Cheika, Moore, DHP sound off on Force future - Green and Gold Rugby

Cheika, Moore, DHP sound off on Force future

Cheika, Moore, DHP sound off on Force future

HONG KONG – Wallabies coach Michael Cheika, captain Stephen Moore, and star rookie Dane Haylett-Petty believe Australian Rugby still needs the Western Force.

Rumours that the struggling franchise’s position in Super Rugby is on the chopping block at the next TV rights negotiation have long been circulating in the press.

Quoting poor financial performance, which required an ARU takeover in 2016, and poorer on-field performance, the Force are favourites for the axe if one should fall on a fifth Australian Super Rugby team.

Daniel du Plessis bounces off Marcel Brache and gets concussed and carded

USA Eagle Marcel Brache representing the Western Force

According to the three who spoke to media after the Wallabies 37-21 loss to England, that wouldn’t sit well with them.

“I am one of those that says five is fine as long as we’re all focused,” said Cheika, on the ideal format for Super Rugby in 2018.  “Whatever number they choose is fine and we’ll work with the coaches to get the skill levels up.

“There are definitely issues and you’d be naive not to look at them. We need to be build quality coaching and a good environment around the five Super Rugby teams to improve the level they get to.

“We’ve got to work together to make sure the game stays strong back home,” Cheika continued. “They [The Super Rugby Franchises] are starting to believe that together we are stronger instead of operating like six different teams. They are five different teams, but we are not the sixth. We are the culmination of those five.

“The best environment [for Super Rugby in 2018] is players all playing with great skills and that hunger to play more and more footy all the time.”

“If we build those habits from the NRC to Super Rugby and into [the Wallabies] we’ll start to play less halves of good footy and more full matches.”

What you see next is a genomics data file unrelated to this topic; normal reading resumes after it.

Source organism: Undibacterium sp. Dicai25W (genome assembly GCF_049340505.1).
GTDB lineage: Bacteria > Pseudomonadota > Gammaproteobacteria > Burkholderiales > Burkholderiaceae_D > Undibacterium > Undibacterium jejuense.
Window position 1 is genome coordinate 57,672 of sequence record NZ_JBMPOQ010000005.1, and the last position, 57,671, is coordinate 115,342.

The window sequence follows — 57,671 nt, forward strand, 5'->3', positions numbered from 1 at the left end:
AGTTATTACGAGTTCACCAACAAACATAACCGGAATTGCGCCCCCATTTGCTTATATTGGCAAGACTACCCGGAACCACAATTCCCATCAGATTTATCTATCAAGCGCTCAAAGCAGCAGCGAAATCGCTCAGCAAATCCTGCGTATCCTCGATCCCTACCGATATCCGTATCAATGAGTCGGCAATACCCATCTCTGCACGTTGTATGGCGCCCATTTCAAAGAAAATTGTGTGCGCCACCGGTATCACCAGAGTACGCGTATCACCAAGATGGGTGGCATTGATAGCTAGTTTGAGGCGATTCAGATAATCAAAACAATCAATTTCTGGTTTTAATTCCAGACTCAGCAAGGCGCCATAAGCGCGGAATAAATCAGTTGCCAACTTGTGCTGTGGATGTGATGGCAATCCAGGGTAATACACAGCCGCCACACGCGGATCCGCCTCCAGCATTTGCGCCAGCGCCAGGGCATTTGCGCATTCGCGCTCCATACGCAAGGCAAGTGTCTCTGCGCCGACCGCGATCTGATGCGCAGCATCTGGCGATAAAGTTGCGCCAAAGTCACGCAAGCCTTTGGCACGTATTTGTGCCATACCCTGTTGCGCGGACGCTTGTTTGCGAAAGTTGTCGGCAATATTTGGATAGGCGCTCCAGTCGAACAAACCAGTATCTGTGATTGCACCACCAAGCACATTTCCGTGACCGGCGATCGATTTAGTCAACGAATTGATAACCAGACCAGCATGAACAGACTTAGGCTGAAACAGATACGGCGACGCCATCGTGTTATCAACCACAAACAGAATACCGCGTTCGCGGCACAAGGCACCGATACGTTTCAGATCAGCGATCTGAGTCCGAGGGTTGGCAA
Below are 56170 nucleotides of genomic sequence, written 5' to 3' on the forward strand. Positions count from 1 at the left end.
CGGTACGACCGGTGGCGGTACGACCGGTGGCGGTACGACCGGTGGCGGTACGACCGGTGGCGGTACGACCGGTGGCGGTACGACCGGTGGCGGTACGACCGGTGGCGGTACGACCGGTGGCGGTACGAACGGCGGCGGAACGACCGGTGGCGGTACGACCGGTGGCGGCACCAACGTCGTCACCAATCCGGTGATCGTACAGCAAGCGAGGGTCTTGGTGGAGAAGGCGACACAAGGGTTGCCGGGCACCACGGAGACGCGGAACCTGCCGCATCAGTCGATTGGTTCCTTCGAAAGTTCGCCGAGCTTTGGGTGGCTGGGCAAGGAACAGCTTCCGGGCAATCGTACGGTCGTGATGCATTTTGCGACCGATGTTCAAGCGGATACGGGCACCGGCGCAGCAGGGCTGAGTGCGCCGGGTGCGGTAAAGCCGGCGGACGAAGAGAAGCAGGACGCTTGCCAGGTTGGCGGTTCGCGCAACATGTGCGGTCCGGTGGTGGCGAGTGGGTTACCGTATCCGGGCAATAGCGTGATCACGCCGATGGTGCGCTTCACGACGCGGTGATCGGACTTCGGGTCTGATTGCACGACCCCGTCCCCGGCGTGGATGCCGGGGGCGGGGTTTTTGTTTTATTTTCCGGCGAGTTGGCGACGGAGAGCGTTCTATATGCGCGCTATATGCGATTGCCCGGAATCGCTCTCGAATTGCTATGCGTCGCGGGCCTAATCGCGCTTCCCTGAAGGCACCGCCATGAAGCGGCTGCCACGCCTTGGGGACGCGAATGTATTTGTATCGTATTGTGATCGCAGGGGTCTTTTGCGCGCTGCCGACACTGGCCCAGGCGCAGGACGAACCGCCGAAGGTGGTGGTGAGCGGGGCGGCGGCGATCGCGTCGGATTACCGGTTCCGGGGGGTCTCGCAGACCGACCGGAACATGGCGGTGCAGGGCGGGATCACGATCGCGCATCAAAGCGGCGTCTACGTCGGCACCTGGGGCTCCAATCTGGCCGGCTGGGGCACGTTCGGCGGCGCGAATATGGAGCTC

Harry Scoble - scored try on debut

Hooker Harry Scoble – scored try on debut

The Western Force’s development side, the Perth Spirit, took out the National Rugby Championship this year using a core ensemble of West Australians including Harry Scoble, Ryan Louwrens, Richard Hardwick and Kane Koteka.

With a new coach in young Dave Wessels and returning Wallabies Dane Haylett-Petty, Luke Morahan, Jono Lance and Adam Coleman joining former Wallabies Ben McCalman and Tatafu Polota-Nau, plus USA Eagle Marcel Brache, 2017 is looking brighter for the Force.

Haylett-Petty, the second ever West Australian to sign with the Force, knows that better than anyone.

“I think having a few more Wallabies should allow us to bring a bit more leadership to that group. We’ve definitely got a talented group there, it’s just how we nurture it and get the group to grow.

“I think they’ve got a great pathway [at the Western Force], we’ve seen so many good young Wallabies come out of that system and I think there’s going to be plenty more.

“Hopefully they make a decision the Force is around for a long time to come. We haven’t had the results on the field but I think the vision was always to grow Walllabies and they’ve definitely done that.

“It’s a great pathway for talented young Western Australians.”

David Wessels has been appointed head coach for the rest of the Force season

33-year-old coach Dave Wessels takes the reigns of the Western Force in 2017

Cutting the Western Force loose would be akin to amputating a leg to trim those troublesome extra kilos before a beach holiday, Stephen Moore thinks.

“I know there’s been a lot of debate around the Super Rugby format, what that best looks like beyond next season.”

“I suppose in Australia the rugby public likes the local derbies,” Moore says. “How we can maximise that across Australia?”

“I know there are big implications surrounding the TV broadcast in the three [sic] countries involved but I think any new product we can bring into the market to make our game better is worth looking at,” he said.

“I saw something about the State of Origin concept, I think that might be something worth exploring.”

There are currently over 100 Australian players plying their trade overseas, of whom roughly 60% are talented enough to play Super Rugby in 2017 according to Michael Cheika.

If the Western Force are jettisoned from Super Rugby in 2018, that number will grow significantly and opportunities for Australian Rugby players to win contracts will fall by 20%.

If you feel having five Super Rugby teams is essential to the future of Australian Rugby, register at to make your voice heard.




Nic is a freelance journalist who first tried his hand writing for Green & Gold Rugby as a schoolboy. Five years on, Nic is our resident expert on Brisbane’s local rugby scene. Catch him on the sidelines commentating School and Premier Grade Rugby all over Queensland’s South-East or at his home ground at the University of Queensland, where he serves as media manager.

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